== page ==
By Catherine Henderson
Stephen Hester, RBS Chief Executive is angry and wants us all to know about it. After the European Union yesterday insisted on the sales of RBS’s most profitable division, Hester has reacted strongly saying “The enforced break-up of Royal Bank of Scotland will make it more difficult for taxpaers to get their money back and will not help consumers.”
The Government have a very different take on the situation with Alistair Darling insisting the reforms represent a good deal for the tax payer.
Both Lloyds Banking Group and RBS are being forced towards major restructuring which will result in a sell off of 900 branches and RBS losing its money making insurance arm, which includes the Churchill and Direct Line brands.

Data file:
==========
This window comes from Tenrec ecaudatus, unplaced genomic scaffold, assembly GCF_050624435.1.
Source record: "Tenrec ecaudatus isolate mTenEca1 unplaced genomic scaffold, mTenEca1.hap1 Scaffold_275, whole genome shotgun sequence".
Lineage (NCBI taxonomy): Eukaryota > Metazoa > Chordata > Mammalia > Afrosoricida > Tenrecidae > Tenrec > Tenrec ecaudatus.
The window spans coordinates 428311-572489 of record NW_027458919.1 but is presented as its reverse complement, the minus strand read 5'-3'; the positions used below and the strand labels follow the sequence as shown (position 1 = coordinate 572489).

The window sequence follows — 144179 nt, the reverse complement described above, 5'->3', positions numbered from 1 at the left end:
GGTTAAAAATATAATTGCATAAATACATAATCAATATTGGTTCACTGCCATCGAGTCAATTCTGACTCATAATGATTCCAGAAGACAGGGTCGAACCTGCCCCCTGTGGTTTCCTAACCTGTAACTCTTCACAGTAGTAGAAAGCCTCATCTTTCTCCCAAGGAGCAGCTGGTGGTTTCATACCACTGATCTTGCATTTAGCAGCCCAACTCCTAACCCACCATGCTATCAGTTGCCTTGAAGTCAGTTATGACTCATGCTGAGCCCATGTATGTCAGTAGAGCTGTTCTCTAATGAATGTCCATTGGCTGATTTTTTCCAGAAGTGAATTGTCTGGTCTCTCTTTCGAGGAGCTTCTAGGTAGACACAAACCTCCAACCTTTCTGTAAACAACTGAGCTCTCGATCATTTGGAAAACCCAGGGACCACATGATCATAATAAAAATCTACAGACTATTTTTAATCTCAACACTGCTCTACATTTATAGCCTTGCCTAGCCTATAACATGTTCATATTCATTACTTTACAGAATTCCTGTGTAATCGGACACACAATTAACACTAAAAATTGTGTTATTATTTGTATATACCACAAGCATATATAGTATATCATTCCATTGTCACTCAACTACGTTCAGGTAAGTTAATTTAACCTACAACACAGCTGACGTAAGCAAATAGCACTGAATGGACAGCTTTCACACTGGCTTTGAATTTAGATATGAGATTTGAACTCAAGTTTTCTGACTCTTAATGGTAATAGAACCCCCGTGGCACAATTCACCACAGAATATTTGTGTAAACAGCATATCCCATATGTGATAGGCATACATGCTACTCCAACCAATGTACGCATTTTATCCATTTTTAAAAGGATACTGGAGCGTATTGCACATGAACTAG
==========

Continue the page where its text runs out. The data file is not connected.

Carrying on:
The result of the restructure will mean a wipe-out of all RBS English branches, something that would never have been dreamed of for what was once the world’s biggest bank with iconic status. The pay-off from the restructure for RBS will be another state funded cash injection totally $2.5 billion. This will take the British taxpayer’s stake in RBS to 84%.
Talking about the EU’s rulings Hester says they neither “improve competition nor improve our ability to pay back the shareholder, that’s to say the taxpayer.”
Hester is in an increasingly difficult position, protecting RBS, responding to the new power of the Government and respecting the public mood which at a time of steep economic downturn is in no mood for petulant banks.